These focussed questions have been supporting people to deliver, while simultaneously and unintendedly shining a light on ineffectual presenteeism. This has meant managers have become aware of low effectiveness issues they had previously had no knowledge of, and enabled them to then provide the support to turn this around.
A reported problem of the past is some managers need to ‘see’ their people at work, to be confident they are in fact working. As we have moved to isolated working, and some working hours to fit family requirements, this myth seems to have been dispelled, with many working too many hours rather than too few. A combination of events (including increased workload of managers in some cases) has led to higher levels of trust and a loosening of control, shifting away from micromanagement and towards outcomes management.
- People focused quality questions and regular check ins
- Seeing if flexible hours can work for the team
- Focus on outcomes
Watch out for:
- Being too focussed on being seen to be busy
- Mistaking activity for outcomes
- Focussing on control and micromanagement
The extent to which organisations tolerate ineffectual meetings that turn out poor, or untimely, decisions has fascinated me for decades.
A really interesting thing that has happened in lockdown, has been improved efficiency of meetings, and this seems to be fairly widespread. Some of the organisations I spoke with have seen significant change in most of their meetings, and some only marginal change, but all were moving in an advantageous direction.
What are they doing differently? Well, all the things we have always known make for more effective meetings – pre-shared agendas, clear purpose and outcomes, managed on-topic discussion etc. One of the outcomes of this increased efficiency is that business is often getting done in a shorter time frame, for example one all-day meeting is now only 2 hours long!
So why is that? One of the reasons is that it is much easier to interject using the ‘chat’ sidebar function rather than waiting for the right moment to jump in. This means typing a gentle ‘are we off topic’ is much easier to input, and interestingly it is also harder to ignore – especially if others jump in in support. Why is it harder to ignore? In face to face meetings, the tone and volume of the point, together with the level of influence of the person saying it, goes a long way to affecting the level of impact this comment has. The fact that it is typed negates two of these aspects (tone and volume), and because it stays written on the screen, rather than just being lost in the moment, it has more substance and influence.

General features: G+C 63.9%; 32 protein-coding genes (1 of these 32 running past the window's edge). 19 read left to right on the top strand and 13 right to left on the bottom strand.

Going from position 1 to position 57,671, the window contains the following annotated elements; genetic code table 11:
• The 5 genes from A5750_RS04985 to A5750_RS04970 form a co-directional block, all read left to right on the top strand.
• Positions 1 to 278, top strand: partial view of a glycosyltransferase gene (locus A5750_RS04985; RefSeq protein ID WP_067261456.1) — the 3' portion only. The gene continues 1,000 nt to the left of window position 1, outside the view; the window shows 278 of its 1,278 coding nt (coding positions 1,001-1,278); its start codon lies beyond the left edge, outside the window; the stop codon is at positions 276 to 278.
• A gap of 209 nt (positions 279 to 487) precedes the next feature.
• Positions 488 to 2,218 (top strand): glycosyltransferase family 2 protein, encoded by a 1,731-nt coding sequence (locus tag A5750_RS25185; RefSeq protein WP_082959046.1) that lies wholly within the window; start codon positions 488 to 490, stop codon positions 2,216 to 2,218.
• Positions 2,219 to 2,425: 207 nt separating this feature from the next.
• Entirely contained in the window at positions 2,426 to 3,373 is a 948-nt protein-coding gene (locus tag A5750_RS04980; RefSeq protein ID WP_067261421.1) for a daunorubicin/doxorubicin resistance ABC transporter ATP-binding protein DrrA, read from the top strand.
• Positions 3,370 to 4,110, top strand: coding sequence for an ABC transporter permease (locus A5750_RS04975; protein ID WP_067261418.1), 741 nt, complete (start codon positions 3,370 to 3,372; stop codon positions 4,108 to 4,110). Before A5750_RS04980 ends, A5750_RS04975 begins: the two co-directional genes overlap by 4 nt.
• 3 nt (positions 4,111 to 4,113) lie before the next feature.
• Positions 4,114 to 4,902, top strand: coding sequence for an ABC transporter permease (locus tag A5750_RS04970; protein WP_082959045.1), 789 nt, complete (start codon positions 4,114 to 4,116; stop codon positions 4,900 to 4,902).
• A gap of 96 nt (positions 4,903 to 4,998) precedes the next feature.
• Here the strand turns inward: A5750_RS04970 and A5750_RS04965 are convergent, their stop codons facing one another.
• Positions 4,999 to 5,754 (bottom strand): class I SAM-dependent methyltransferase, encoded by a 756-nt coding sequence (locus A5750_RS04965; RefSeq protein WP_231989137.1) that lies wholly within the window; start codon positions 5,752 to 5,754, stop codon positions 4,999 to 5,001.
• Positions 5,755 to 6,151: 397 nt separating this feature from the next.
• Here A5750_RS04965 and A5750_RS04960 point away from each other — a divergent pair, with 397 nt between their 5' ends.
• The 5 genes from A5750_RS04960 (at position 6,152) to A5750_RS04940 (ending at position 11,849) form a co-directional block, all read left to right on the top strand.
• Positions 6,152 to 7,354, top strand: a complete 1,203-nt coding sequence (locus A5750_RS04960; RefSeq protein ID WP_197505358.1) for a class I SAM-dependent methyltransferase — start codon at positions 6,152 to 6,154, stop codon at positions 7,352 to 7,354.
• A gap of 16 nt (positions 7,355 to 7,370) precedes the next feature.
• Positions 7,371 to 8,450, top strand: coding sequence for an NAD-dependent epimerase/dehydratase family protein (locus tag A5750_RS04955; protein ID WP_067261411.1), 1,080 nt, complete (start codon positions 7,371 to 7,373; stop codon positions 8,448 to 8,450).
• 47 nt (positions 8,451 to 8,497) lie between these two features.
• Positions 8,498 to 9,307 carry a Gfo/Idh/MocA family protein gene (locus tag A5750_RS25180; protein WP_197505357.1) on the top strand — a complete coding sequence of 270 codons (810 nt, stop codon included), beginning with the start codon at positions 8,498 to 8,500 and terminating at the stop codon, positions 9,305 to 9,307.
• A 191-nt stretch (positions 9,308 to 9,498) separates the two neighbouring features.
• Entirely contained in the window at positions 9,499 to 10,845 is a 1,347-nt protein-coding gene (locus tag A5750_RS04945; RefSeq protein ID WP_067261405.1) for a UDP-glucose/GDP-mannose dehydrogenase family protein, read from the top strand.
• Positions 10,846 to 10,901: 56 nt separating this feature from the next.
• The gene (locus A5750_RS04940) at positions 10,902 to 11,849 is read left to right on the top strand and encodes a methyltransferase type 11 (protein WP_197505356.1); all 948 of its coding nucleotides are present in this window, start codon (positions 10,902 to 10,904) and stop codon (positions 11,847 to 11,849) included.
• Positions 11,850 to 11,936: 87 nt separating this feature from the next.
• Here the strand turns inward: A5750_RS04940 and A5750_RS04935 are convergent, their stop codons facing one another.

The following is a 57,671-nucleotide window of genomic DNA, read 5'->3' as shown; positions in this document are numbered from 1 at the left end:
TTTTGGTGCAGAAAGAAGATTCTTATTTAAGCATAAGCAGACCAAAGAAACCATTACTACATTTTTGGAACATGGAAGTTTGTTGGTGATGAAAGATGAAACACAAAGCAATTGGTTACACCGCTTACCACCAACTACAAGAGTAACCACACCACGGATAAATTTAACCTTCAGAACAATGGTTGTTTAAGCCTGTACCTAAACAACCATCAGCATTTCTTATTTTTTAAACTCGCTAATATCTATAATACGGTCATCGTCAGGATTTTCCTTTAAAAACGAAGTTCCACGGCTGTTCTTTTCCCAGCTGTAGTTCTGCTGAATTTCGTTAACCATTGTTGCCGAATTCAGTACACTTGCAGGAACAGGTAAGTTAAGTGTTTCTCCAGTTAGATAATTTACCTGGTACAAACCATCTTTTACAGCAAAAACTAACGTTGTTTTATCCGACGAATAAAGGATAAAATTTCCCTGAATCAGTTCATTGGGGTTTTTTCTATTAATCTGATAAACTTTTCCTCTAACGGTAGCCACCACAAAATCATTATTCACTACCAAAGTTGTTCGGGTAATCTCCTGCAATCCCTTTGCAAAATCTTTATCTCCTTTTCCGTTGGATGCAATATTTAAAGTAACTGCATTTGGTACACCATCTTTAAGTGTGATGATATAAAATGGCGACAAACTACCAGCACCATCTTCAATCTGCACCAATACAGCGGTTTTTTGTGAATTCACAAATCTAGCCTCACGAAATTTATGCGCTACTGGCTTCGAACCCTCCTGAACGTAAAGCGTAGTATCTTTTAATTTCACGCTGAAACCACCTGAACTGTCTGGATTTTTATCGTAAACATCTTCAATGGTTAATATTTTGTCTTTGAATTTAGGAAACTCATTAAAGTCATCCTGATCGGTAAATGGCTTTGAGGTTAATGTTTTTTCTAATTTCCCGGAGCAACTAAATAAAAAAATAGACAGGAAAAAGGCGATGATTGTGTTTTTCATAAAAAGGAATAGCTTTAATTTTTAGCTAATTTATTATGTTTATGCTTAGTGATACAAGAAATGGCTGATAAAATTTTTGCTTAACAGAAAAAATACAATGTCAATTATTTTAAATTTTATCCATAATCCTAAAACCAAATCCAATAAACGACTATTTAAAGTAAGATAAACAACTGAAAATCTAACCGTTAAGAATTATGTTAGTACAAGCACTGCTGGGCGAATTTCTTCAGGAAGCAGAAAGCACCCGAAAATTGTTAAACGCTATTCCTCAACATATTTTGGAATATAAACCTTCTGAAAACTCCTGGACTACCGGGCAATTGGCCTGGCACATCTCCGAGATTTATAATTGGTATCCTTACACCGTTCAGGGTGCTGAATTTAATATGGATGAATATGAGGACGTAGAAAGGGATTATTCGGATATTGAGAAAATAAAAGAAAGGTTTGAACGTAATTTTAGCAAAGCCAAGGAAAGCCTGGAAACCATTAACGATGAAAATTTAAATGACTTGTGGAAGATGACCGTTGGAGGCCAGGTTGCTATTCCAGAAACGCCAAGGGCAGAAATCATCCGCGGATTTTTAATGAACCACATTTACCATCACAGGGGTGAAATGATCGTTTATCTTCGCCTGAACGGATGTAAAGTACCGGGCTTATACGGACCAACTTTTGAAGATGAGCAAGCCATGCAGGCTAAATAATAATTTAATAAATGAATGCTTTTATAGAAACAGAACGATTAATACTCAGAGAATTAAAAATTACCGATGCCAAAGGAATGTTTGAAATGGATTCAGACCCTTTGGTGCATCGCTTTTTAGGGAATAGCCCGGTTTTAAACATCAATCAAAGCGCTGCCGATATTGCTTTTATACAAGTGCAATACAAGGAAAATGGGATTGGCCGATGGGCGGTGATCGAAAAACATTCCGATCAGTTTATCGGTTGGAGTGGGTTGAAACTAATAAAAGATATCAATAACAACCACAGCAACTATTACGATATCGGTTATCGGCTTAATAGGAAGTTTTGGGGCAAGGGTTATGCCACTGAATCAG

Many people are ‘inputting’ less, and this could be for a number of reasons. Some feel more ‘exposed’ on a video meeting as they have less of a sense of the level of interest others have in their content, this is in part due to the lack of small noises of verbal agreement which would normally encourage an individual to continue with their point. In addition, as only one person can talk at a time ‘claiming’ the space seems of higher significance and consequence. Discussions are helped to stay on topic as the verbal side comments are now typed in the side bar, so are less likely to derail the conversation and take it off at an interesting, but off topic, tangent.